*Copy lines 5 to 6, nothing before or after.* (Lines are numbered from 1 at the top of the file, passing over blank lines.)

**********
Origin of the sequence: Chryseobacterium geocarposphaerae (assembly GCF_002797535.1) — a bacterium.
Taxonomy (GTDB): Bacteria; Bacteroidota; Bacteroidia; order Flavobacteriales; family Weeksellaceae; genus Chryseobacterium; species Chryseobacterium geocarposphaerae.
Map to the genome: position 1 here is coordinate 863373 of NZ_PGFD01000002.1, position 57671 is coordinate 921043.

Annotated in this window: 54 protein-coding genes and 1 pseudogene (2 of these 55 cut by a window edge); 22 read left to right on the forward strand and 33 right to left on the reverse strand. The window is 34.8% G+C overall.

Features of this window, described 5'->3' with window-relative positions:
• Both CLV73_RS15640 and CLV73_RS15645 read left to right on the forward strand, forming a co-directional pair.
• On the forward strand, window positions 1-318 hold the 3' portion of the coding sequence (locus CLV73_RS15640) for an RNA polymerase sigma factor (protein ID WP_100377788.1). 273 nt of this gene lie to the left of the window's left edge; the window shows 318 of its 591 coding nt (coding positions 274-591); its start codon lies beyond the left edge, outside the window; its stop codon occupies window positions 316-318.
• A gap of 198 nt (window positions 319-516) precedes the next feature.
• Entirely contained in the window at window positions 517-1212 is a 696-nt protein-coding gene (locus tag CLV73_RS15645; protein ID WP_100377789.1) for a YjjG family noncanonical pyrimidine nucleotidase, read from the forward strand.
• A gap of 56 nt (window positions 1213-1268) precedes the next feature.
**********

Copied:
Features of this window, described 5'->3' with window-relative positions:
• Both CLV73_RS15640 and CLV73_RS15645 read left to right on the forward strand, forming a co-directional pair.